The Shame Game

Shame is something we all experience (unless you're a sociopath, and that's a whole 'nother post) . For most of us, shame — ...

Shame is something we all experience (unless you're a sociopath, and that's a whole 'nother post).

For most of us, shame — that feeling of remorse and regret that follows illicit activity — is a GOOD thing. It prompts us to repent, to turn around, to seek forgiveness when we've wronged those around us, to change our ways. But sometimes shame becomes a poison that seeps into the very marrow of the bones and taints every thought, every feeling, every action. When shame becomes toxic, it hinders forward progress instead of being a catalyst for positive development. It shuts down growth instead of acting as a fertilizer.

What makes the difference? I'm not sure. It might be a nature vs. nurture question, or a genetic weakness, or a predisposition based on inherited habits and tendencies, or even a generational curse passed down through the ages. Whatever it is, when shame becomes toxic, it becomes a problem. Like penicillin, which is good when properly administered, improperly administered shame is destructive.

Have you ever been ashamed of yourself? It hurts.

Now imagine that shame filtering into every choice, every activity, every behavior, good or bad, right or wrong. No matter what you do it won't be good enough. Acceptance, approval, and the ever-elusive "success" are always just out of reach, just beyond your ability. Ouch. Right?

You see, shame is like a bottomless pit. It's never satisfied. No matter how well you perform, shame will find a way to trivialize it.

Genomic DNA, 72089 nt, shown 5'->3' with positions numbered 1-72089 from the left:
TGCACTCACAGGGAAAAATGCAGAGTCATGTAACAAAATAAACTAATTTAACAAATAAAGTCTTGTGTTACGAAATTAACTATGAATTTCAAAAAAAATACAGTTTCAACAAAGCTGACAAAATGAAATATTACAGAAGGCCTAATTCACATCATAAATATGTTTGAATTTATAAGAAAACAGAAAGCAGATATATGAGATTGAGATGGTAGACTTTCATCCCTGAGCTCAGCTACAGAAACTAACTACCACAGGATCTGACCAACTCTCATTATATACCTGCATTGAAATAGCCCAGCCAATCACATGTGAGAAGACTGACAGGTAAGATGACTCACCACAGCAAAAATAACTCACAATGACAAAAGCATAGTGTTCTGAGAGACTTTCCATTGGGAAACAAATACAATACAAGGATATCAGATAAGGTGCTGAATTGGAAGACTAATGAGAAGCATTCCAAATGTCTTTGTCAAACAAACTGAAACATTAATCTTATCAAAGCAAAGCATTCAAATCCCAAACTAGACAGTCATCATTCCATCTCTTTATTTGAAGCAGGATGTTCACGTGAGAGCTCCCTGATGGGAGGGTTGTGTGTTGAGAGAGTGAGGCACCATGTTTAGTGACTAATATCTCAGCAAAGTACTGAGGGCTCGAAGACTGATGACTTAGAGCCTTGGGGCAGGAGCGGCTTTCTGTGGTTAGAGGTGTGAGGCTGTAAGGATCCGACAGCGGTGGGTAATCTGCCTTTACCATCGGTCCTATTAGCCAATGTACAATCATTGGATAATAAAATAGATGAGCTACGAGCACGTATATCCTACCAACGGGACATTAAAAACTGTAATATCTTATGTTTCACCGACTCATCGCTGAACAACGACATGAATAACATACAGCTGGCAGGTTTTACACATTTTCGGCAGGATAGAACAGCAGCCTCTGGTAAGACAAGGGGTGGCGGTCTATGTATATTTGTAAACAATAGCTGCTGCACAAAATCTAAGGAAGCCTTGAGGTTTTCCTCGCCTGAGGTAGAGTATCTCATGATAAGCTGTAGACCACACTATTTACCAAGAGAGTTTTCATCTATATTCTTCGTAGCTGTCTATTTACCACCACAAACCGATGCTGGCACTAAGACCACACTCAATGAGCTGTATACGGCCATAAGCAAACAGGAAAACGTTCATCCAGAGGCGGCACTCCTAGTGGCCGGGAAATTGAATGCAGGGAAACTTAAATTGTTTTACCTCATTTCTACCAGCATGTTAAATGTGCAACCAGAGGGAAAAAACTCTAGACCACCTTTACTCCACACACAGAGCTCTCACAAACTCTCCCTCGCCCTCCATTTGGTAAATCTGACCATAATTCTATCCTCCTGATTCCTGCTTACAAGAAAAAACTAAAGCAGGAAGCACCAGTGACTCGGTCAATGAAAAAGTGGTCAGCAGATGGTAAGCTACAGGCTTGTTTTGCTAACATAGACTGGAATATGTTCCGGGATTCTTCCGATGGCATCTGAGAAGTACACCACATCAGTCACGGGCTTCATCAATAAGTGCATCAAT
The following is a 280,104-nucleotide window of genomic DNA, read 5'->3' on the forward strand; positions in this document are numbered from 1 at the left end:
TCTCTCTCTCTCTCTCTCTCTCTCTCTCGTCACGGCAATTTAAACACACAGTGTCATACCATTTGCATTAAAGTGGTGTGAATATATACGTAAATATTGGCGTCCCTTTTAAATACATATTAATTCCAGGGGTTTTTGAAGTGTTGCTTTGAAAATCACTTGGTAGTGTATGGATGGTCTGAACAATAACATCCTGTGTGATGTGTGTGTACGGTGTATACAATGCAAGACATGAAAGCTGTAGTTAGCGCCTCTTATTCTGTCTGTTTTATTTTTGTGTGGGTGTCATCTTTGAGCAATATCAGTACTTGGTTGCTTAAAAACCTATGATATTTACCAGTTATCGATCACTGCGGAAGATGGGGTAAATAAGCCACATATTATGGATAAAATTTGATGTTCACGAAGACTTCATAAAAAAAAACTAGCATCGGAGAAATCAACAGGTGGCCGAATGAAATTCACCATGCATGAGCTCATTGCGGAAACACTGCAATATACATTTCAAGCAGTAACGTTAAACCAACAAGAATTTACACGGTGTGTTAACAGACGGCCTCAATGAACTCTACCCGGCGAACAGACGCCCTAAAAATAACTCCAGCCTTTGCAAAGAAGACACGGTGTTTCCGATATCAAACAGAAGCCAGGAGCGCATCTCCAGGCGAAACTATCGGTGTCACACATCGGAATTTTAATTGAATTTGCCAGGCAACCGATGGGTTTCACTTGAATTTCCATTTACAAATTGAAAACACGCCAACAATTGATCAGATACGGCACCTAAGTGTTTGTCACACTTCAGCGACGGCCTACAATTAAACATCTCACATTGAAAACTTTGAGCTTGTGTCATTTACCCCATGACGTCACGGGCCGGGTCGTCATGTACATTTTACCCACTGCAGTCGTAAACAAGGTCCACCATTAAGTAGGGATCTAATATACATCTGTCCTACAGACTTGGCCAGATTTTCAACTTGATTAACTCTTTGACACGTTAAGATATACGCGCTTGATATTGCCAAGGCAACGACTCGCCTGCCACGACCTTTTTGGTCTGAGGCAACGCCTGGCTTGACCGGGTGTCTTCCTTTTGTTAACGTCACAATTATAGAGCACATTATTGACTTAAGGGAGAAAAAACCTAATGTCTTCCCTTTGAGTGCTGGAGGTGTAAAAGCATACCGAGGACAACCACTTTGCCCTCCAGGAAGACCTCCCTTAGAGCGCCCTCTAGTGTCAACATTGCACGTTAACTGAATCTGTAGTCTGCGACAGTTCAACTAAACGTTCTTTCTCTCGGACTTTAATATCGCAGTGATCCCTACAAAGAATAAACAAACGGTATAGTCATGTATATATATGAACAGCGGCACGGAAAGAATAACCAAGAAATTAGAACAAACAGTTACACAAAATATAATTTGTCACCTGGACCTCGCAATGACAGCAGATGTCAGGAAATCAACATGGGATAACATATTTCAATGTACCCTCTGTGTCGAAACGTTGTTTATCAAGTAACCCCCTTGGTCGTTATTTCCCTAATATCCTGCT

I make a point of returning my grocery carts to the cart corrals, partly because I think it's incredibly lazy to leave them scattered across the lot and partly because one of our cars was damaged once by a stray shopping cart. Returning a cart to the provided receptacle is both considerate and responsible. It's "the right thing to do,"  in the immortal words of Wilford Brimley.

But for those who have been poisoned by shame, returning the cart to the corral isn't satisfactory. "You should have taken it back inside," shame says.

Do you see the difference? The healthy person returns his or her cart to the corral and walks away at peace. The shame-poisoned person wonders if returning the cart to the cart corral was good enough.

Parents, are you guilty of using the shame tactic to inspire good behavior? Stop it! You're poisoning your children!

Pastors, have you tried to shame your congregation into regular church attendance, giving, tithing, service, or anything else? Cease, please! You're creating a community of toxic Christians!

Don't shame people into using reusable bags at the grocery store, into not smoking or drinking or listening to terrible music. Don't try to shame people into a healthy lifestyle, adopting a shelter dog, recycling, carpooling, or voting on the conservative ticket. Leave shame alone. It's a tool that's entirely too powerful for mere mortals to play with.

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